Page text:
The “AR” is commonly misinterpreted as a pseudonym for assault rifle, or automatic rifle, yet it stands for ArmaLite Rifle, which was the name of the company that produced it in the 1950s. The classification of an actual “assault rifle” is one that is fully automatic, essentially a machine gun, or as described by an article in The Blaze,“Firearms for use by the military are able to shoot continuously with one pull of the trigger, machine-gun style. Civilian firearms, on the other hand, only allow one shot per trigger pull.”

Because many gun manufacturers produce their own version of the ArmaLite, Colt having the patent, the “AR” is more of a style of weapon, not a singular rifle, meaning that a wide variety of culprits are often lumped under one umbrella term of “AR-15.” The term “Military Rifle” is also common when referring to the AR-15, when in reality it simply bears a visual resemblance to its actual military counterpart, the M-16.

The different between what people perceive versus the reality is what makes a productive conversation difficult, says Riley.

“People think of an AR-15 and they think military rifle. They see the features, pistol grip, collapsible stock and they think deadly weapon;  they look at an M1 and they see hunting rifle.

The M1, an actual military rifle doesn’t bear the same “militaristic” look as the AR-15, but it carries the effectiveness of a military rifle.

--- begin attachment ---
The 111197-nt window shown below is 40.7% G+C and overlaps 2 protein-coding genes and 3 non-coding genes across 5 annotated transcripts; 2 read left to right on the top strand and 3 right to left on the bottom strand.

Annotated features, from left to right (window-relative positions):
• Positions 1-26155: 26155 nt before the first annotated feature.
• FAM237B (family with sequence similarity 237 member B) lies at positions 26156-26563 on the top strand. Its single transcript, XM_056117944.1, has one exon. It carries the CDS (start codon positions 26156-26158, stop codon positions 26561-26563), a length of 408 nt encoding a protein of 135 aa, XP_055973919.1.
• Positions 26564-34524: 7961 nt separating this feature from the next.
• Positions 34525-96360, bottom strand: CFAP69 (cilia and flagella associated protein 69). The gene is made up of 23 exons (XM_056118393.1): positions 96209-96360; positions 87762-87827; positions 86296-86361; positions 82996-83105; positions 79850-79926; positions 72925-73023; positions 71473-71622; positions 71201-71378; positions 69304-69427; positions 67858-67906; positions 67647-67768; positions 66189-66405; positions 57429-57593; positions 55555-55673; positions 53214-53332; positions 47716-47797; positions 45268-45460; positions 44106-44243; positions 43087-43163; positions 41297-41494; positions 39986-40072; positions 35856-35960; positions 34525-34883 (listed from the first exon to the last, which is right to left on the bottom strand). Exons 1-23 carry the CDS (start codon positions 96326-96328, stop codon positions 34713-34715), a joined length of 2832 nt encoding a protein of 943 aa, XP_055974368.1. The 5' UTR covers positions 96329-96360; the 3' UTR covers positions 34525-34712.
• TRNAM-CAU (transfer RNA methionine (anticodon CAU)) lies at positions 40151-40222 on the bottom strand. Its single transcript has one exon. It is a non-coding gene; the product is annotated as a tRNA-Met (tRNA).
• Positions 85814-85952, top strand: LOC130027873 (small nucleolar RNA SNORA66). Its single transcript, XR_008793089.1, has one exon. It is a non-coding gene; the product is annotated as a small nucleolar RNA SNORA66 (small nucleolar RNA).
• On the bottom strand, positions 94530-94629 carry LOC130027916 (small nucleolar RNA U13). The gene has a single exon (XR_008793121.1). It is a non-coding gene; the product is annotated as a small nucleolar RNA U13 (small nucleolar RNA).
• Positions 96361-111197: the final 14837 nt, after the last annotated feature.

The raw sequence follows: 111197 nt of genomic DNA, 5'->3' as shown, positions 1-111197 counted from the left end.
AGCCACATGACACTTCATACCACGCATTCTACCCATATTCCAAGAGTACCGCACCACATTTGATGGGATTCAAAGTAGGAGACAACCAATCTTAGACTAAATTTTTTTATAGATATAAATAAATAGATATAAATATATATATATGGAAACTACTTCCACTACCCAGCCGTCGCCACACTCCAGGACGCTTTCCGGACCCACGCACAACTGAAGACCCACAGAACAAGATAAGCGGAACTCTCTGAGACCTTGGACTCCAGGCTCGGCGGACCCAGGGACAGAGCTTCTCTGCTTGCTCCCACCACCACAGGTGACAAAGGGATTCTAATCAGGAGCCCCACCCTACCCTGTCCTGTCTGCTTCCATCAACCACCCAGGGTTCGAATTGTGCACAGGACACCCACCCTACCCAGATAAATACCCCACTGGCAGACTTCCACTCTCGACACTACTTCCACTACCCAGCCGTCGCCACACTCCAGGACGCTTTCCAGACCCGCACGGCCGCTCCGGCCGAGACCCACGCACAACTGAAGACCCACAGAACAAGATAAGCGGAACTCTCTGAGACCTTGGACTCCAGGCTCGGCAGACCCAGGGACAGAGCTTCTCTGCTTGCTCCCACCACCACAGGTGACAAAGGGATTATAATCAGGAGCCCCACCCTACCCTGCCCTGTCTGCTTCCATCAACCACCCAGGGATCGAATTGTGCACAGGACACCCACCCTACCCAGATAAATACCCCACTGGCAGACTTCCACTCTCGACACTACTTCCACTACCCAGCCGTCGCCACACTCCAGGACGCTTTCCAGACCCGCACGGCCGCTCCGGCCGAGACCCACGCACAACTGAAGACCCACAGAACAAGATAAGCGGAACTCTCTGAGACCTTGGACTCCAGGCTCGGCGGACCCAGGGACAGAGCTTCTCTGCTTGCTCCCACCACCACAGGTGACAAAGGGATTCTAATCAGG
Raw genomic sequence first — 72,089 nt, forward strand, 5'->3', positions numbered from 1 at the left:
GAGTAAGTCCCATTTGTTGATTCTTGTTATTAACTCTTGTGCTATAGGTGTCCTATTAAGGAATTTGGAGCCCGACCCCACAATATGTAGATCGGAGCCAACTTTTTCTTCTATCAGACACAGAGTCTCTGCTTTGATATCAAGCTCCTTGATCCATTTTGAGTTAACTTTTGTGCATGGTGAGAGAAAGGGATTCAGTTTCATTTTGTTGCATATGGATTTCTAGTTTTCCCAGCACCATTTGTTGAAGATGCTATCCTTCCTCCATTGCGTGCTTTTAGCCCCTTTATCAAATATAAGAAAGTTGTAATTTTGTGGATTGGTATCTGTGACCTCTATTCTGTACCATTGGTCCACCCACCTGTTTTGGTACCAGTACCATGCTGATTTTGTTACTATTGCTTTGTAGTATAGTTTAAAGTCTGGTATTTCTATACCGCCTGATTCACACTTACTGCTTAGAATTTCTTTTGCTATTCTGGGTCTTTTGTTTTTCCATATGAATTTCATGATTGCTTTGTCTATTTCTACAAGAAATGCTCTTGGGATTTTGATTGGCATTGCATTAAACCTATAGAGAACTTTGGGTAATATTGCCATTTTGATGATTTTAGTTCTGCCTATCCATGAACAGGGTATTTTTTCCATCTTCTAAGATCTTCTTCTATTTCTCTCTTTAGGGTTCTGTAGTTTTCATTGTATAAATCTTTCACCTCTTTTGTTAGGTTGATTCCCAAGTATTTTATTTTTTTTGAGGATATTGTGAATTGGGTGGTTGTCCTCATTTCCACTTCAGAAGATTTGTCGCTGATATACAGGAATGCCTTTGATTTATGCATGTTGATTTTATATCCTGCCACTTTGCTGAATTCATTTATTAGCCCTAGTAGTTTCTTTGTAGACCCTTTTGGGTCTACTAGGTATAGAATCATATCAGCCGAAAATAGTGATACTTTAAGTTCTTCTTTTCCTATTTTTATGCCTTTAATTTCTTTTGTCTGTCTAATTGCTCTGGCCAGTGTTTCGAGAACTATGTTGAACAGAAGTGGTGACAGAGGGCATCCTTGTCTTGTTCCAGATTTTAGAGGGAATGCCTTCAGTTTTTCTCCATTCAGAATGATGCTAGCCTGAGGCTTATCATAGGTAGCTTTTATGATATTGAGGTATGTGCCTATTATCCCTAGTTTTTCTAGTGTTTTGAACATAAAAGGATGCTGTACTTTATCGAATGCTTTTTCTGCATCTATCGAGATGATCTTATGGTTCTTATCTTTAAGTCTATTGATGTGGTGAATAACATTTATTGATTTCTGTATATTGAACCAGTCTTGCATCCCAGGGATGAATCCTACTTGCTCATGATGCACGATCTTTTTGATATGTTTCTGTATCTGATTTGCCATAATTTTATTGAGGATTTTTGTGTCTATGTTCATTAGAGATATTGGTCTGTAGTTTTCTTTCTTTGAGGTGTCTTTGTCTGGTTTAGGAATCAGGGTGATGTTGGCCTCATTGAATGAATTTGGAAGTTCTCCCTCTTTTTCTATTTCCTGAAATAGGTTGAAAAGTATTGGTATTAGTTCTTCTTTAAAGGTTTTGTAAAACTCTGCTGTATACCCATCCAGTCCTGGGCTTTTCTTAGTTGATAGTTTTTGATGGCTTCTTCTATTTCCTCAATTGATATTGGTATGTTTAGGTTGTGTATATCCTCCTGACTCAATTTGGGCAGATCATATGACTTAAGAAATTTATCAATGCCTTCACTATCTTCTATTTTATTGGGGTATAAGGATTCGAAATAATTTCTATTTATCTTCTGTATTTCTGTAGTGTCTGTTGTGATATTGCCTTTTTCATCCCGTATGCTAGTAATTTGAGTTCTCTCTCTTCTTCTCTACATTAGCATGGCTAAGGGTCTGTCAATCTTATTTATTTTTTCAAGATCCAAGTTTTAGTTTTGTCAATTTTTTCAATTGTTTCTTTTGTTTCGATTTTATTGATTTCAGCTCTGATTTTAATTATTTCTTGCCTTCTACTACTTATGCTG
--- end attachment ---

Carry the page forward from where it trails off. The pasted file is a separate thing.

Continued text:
“The AR-15 is a .223 caliber, the same diameter of a .22 caliber, while the M1 is a .30 caliber and leaves a much bigger entry wound.”

Both weapons are semi-automatic, and the M1 becomes vastly deadlier at range. That is the issue that Riley is trying to convey, that perception paints an uneducated picture and that people jump to conclusions without research, as when he placed the two magazine cartridges onto the table side by side.

Knowledge is crucial, he says, and perhaps a step in the direction of arriving at a realistic compromise that both sides can agree to.

What Can Be Done?

REUTERS

Student Alex Wind from Marjory Stoneman Douglas High School speaks to the crowd during a protest, following a mass shooting in Parkland, Florida, U.S., February 20, 2018. REUTERS/Carlos Garcia Rawlins - RC16D1A24280

What Can Be Done?

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In the wake of the school shooting in Parkland that left 17 people dead and another 17 injured, the conversation has since been focused on all that can be done in order to prevent similar incidents from happening in the future. But when will the conversation stop and the action begin?